I’ve never been on a pub crawl.
The whole concept is unseemly, as far as I’m concerned. Traipsing from dimly-lit bar to dimly-lit bar, sucking down pints of average beers, possibly piling onto a ale-soaked yellow school bus to be shuttled to the next dank destination.
It never occurred to me that I could convert the pub crawl concept into something a little more appetizing until I did it last month, entirely by mistake.
It was a Friday, and our good friend Mary Ellen (AKA Melon) emailed Elise and I about heading out to happy hour. As it happened, her email arrived simultaneous to Elise taking flight for Australia, so I certainly had nothing better to do with my evening. Melon’s reason for happy houring was that her husband was at a baseball game, and the resulting absence of significant others yielded the result of us drinking through six bars over the course of six hours.
I’ve been referring to that as “The Pilot Crawl,” whereas last evening’s adventures definitely qualify as an inaugural event. The goals, which were emailed to all participants along with a bar schedule, were as follows:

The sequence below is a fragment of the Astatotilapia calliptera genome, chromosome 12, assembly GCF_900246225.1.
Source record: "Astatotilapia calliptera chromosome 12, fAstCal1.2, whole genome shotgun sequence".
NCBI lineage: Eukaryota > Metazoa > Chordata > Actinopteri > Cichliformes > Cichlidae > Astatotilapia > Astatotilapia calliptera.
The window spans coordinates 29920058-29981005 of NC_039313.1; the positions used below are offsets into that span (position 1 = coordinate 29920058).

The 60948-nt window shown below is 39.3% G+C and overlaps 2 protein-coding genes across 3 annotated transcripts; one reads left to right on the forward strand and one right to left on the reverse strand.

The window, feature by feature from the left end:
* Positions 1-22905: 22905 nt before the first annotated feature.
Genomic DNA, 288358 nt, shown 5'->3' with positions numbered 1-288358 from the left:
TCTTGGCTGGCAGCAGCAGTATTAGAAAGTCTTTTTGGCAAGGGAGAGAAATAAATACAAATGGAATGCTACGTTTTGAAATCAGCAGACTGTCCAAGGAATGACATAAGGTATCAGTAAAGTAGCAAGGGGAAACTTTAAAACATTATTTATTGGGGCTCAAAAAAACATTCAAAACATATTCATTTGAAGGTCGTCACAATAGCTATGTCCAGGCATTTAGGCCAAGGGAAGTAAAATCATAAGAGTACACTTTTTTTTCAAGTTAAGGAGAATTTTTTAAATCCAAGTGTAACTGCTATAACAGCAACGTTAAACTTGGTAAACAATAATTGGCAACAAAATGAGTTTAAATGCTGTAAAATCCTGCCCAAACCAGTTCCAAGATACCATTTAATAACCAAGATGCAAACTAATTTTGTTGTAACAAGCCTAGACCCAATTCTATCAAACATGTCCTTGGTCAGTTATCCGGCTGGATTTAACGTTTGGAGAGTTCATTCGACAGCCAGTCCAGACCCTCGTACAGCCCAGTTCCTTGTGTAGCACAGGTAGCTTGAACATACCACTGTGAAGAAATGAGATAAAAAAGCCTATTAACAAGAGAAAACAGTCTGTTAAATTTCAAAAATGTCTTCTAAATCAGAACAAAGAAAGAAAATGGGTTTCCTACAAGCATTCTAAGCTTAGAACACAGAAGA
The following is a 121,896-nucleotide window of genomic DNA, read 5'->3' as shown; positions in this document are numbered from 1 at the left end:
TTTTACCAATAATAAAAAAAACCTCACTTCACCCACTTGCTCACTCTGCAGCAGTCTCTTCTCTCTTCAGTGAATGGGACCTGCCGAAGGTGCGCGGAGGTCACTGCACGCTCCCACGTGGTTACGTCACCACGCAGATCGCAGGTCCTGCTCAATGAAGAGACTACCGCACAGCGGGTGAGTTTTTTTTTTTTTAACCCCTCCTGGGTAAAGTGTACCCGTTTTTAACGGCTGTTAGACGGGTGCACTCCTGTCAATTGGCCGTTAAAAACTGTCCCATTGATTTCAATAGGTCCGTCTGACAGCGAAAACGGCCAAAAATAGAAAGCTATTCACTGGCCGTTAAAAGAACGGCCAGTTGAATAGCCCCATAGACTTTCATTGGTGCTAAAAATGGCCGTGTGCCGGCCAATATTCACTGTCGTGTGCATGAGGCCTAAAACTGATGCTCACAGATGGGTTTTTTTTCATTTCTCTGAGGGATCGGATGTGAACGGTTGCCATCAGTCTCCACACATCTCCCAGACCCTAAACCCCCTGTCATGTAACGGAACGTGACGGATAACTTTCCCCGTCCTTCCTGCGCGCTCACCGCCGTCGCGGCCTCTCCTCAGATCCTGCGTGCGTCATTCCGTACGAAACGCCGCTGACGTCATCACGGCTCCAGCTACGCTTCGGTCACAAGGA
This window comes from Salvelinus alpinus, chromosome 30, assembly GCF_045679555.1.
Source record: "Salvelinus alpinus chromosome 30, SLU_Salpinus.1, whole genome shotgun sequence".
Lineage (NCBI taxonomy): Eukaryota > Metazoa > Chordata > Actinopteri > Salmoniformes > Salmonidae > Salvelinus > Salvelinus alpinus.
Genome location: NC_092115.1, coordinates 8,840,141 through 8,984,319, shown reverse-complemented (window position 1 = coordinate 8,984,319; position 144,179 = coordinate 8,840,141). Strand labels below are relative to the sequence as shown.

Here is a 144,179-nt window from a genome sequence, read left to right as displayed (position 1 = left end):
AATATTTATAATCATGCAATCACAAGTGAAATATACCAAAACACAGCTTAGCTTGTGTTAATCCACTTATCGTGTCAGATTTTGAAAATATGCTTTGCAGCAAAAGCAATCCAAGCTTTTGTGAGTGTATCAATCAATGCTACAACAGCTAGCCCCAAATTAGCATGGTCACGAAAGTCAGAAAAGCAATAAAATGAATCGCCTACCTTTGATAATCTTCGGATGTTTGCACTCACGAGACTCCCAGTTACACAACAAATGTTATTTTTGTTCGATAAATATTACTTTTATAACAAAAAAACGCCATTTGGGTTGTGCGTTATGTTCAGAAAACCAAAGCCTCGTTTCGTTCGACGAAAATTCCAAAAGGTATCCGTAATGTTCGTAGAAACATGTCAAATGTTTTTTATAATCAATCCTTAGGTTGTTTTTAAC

(1) Seeing each other outside of rehearsals and meetings
(2) Sampling new and different bars and restaurants
(3) Enjoying a wide variety of drinks
(4) Staying slightly-but-blissfully inebriated for as long as possible
(5) Paying with cash
The event began with myself and fellow musician Jake at the Sansom Street Oyster House (1516 Sansom Street) around five o’clock. We settled in at the bar with a surprising cheap order of happy hour beer and wine, clams, mussels, and shrimp.
The architecture of the Oyster House doesn’t scream “upscale,” but scotch-drinking regulars and the raw menu definitely made it a worthy kickoff choice. Our concept wasn’t necessarily that our locations be as posh as possible, just that we carry ourselves in an upscale fashion from one destination to the next.
Soon all seven primary players in the crawl had all arrived (minus an eight who would have apparently gone into anaphylactic shock if he touched any of us who had just eaten clams. Seriously.)
Slightly after six we moved on to Davio’s (111 S. 17th), a swanky Italian bar and restaurant. Their happy hour special was $5 well martinis and free pizza. As of no longer being twenty-five I’ve given up well-drinks as a concept, but it turned out that their well-vodka was Smirnoff, which is at least palatable (if not preferable).
What we didn’t know ahead of time was that happy hour also encompassed $5 wine and $3 lagers. Suffice to say, between the trio of drink specials, the occasional round of free pizza, and the austere environment we were big fans of Davio’s, agreeing to revisit it at a later date for dinner.
The Davio’s bartender suggested we peak into Sofitel as a possible insertion to our schedule, but around seven all of it’s cushy seating looked to be long-term parked-in by people with no place else to be.
Having picked up our eighth participant in Davio’s, we continued to our regularly scheduled third location, The Rum Bar.